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Tiffany Montgomery
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Yard House owner’s tips for entrepreneurs

Steele Platt
Steele Platt
By Tiffany Montgomery
October 02, 2007 6:00 AM

I'm discovering that many of you have your own companies. If you are working for someone else, there's a good chance you might start your own thing someday.


As I watched people pour into the Yard House in Irvine on a Friday night, I realized founder Steele Platt might have some advice that you could use.


Steele started with one restaurant in Long Beach 11 years ago. He now has 17 across the county. He recently sold a majority share to a private equity firm for upwards of $100 million. When he opened the first one he was in a bad place: he had filed for bankruptcy, and was broke and desperate. But he had an idea, and found a way to make a success out of it.


Yard House BreaI asked Steele what advice he had for young entrepreneurs and here's what I distilled from our conversation.


Pick the right partners

If you mess up here, you'll pay for it down the line. You can't have too many alpha dogs. You need a diversity of skills among the partners. If there's too much overlap it creates problems. Steele's first few partners didn't work out but he now has two strong partners who have worked with him for years.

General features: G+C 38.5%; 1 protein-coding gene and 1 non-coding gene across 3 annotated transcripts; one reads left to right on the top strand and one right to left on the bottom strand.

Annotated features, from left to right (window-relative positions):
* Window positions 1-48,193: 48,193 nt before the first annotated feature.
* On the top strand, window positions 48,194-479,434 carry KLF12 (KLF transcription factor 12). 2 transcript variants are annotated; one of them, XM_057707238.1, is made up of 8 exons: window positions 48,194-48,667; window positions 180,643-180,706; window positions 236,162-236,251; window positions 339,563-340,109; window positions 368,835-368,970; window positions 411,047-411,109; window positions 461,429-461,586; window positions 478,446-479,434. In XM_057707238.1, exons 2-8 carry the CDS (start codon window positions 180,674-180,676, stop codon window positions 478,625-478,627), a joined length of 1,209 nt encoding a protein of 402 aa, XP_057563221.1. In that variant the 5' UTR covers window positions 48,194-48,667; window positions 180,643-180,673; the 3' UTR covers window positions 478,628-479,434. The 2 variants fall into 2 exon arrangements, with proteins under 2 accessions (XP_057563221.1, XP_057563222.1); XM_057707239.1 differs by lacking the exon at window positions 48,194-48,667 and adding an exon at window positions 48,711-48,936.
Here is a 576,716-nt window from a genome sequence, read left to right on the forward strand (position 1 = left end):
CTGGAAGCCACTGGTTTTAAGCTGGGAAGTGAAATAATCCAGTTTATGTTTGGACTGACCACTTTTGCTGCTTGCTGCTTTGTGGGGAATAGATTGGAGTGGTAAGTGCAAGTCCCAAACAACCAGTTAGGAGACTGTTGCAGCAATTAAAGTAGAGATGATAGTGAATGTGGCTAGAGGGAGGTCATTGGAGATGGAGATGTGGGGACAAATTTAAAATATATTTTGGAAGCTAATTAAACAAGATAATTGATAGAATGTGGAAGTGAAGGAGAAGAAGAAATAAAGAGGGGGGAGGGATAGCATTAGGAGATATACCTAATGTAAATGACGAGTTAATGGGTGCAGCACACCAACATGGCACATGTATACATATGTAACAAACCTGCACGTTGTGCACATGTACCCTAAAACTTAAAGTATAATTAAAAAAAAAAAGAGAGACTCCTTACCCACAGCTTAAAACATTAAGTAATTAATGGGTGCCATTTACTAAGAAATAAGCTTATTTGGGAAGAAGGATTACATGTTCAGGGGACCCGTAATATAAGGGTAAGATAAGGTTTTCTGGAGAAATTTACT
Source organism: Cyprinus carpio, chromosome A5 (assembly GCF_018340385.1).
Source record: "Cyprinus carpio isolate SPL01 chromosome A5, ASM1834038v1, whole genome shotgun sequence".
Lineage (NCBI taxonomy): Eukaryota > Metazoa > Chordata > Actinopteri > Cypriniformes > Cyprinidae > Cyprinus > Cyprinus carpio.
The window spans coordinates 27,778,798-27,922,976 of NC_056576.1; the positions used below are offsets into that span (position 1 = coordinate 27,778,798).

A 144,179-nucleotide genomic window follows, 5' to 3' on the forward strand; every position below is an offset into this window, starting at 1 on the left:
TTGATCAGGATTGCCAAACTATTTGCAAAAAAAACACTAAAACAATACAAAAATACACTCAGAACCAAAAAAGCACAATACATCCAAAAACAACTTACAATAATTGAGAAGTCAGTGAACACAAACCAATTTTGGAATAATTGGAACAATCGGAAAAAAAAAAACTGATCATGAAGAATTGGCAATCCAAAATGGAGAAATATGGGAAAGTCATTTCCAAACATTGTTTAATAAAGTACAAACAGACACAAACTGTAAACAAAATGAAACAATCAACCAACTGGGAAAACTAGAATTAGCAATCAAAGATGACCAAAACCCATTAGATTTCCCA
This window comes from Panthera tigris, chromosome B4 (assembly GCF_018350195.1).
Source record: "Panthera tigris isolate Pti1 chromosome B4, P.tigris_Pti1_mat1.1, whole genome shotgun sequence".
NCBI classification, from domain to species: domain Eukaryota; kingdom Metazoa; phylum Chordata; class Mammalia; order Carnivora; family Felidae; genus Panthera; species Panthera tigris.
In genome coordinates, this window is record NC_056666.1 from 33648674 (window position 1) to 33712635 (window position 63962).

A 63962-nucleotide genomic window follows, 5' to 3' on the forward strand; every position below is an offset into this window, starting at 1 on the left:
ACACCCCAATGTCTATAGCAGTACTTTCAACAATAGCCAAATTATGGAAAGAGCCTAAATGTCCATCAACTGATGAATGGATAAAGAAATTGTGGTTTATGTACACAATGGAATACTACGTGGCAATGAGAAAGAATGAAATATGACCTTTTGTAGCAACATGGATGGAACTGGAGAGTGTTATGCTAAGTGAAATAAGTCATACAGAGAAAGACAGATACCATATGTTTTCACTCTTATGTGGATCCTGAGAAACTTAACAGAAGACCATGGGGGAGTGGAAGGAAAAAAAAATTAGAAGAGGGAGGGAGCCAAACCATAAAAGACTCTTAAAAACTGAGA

Create options and buyouts in the partnership agreement

You may be starting small, but someday you could be big and buying out a partner will be very expensive. If you don't have clear buyout options, those partners could take a big chunk of the company later.


Protect your ideas even if you don't have a lot of money

When Steele started Yard House, he was vulnerable because he was broke. He should have had the original investors invest in a single restaurant instead of the company as a whole. "If you came up the idea, it's good to protect that idea...Even if you are in a vulnerable position, give yourself more credit and structure it the right way." If he would have done that, he would have owned more of the company down the line.


Push a little harder than you need to

Be aggressive, and take risks. For example, Steele and his team took a risk opening a Yard House in Kansas City but that proved the concept had legs across the U.S., which helped them get a good price when they sold.


Start over everyday

People can get complacent and think they are successful. That's when they start missing details and stop taking the pulse of the business. "The minute they do that, that's when things start going bad," Steele said. "You've got to think, ‘Today's the fist day of the rest of the business.' "


Here's a quick update on the Fashion Island Yard House, which opened in September. It's the fourth busiest in the chain and hasn't cannibalized sales at the Irvine or Costa Mesa restaurants. Steele said lots of people are coming in and saying they've never been to a Yard House before. "It just legitimizes the Newport Beach bubble," he said, meaning if you live in Newport, you're not traveling to neighboring cities to go out.


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